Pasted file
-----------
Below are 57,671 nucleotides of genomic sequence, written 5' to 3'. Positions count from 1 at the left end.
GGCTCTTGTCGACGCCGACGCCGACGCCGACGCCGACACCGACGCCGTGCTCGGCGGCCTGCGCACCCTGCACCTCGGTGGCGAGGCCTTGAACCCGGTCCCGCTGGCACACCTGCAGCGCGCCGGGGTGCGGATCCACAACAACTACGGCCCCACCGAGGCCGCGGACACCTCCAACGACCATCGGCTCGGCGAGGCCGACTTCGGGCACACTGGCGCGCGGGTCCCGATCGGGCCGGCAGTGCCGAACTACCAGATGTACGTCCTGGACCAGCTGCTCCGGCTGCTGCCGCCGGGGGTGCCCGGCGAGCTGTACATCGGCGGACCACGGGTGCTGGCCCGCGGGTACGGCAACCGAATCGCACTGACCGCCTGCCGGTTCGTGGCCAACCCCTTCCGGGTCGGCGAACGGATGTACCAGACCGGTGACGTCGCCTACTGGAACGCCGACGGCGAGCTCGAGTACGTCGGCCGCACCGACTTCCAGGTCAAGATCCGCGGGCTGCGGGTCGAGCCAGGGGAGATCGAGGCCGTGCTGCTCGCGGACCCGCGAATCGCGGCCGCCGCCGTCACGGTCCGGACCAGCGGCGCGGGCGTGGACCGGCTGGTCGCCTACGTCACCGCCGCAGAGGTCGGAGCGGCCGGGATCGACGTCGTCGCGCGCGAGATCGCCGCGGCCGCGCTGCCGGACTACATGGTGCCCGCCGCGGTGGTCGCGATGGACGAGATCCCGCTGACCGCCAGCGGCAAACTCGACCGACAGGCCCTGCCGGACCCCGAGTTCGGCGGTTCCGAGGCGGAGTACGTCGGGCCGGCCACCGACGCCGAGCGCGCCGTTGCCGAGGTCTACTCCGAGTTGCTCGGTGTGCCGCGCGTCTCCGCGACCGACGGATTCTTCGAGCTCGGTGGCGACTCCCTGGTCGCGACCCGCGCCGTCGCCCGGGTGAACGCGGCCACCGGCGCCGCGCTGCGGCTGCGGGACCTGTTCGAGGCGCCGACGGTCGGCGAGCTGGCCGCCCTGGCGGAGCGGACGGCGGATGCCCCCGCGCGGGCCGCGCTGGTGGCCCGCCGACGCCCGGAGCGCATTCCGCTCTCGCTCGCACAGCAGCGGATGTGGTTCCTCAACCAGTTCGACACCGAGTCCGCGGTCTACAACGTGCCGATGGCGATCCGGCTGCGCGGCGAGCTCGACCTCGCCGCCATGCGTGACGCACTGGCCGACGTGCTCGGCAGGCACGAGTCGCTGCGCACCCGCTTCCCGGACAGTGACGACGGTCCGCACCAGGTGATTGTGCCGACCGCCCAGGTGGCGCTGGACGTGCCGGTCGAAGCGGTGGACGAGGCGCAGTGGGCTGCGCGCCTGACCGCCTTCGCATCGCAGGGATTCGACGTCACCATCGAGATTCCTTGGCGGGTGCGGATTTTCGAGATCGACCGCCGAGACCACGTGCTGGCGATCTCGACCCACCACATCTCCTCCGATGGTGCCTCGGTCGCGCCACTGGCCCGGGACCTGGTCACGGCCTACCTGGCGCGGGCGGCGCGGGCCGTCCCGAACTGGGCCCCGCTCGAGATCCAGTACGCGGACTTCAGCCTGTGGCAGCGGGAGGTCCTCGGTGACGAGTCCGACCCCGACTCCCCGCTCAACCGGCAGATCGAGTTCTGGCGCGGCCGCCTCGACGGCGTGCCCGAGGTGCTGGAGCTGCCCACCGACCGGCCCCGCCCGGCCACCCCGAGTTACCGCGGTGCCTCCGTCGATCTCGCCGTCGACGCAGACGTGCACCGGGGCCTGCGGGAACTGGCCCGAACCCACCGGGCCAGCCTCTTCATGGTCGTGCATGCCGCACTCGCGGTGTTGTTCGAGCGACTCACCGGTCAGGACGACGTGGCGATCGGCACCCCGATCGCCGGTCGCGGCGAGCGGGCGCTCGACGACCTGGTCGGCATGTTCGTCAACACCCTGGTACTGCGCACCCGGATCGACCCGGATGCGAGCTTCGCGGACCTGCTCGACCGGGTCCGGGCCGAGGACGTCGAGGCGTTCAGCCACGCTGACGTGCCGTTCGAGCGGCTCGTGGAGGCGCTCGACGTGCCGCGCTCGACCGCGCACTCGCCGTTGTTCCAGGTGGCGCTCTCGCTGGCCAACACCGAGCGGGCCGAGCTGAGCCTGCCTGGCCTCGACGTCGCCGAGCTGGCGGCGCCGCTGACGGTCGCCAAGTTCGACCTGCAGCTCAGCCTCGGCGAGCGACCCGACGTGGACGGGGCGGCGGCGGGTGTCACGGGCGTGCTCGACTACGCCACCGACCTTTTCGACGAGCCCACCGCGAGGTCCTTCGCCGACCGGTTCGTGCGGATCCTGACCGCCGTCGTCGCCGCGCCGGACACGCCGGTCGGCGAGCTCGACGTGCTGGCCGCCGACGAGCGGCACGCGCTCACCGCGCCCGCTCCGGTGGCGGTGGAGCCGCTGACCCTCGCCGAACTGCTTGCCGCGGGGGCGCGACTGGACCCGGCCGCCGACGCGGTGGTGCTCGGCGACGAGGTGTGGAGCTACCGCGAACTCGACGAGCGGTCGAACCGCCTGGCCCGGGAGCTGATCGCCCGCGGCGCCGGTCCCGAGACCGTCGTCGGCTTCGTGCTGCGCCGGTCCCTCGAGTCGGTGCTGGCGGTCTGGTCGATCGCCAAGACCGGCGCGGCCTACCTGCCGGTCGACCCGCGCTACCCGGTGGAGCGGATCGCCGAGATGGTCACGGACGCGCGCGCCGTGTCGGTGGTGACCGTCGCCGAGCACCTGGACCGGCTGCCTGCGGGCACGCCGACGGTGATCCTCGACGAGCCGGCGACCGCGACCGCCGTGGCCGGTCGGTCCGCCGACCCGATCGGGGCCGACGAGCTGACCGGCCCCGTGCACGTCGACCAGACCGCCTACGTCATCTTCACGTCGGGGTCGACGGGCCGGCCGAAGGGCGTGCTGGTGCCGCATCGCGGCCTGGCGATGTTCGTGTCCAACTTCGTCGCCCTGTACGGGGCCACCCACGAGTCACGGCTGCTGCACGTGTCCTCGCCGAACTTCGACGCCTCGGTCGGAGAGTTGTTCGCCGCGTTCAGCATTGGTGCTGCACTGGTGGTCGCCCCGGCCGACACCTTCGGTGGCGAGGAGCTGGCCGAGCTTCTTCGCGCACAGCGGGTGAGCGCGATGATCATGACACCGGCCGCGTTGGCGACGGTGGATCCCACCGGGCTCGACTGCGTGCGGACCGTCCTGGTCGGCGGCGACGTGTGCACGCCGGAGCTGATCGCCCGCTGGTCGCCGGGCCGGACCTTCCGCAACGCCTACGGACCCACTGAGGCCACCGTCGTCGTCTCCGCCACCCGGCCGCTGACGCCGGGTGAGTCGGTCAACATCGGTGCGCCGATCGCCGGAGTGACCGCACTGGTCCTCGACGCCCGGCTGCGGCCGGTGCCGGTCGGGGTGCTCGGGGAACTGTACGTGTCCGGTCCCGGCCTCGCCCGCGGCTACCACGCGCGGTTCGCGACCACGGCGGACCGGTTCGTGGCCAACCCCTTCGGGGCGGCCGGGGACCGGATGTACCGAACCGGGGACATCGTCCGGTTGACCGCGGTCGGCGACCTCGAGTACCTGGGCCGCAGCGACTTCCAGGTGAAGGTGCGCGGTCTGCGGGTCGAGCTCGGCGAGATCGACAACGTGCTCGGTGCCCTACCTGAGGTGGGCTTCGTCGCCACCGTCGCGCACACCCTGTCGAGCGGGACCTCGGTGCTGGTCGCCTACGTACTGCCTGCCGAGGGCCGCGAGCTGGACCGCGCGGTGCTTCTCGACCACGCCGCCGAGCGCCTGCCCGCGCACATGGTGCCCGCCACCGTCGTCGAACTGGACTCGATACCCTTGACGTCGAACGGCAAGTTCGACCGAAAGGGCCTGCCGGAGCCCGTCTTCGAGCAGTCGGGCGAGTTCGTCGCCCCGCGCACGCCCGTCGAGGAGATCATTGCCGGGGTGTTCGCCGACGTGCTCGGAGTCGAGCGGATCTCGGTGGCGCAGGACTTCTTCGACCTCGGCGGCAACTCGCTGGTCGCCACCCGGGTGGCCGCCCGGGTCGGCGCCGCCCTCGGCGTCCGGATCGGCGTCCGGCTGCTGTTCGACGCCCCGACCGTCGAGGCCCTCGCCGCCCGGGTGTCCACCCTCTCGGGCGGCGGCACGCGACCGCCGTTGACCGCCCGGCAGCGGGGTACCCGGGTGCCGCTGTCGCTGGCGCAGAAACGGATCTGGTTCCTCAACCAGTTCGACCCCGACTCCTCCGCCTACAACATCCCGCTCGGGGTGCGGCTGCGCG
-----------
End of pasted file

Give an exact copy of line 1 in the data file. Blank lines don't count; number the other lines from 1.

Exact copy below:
Below are 57,671 nucleotides of genomic sequence, written 5' to 3'. Positions count from 1 at the left end.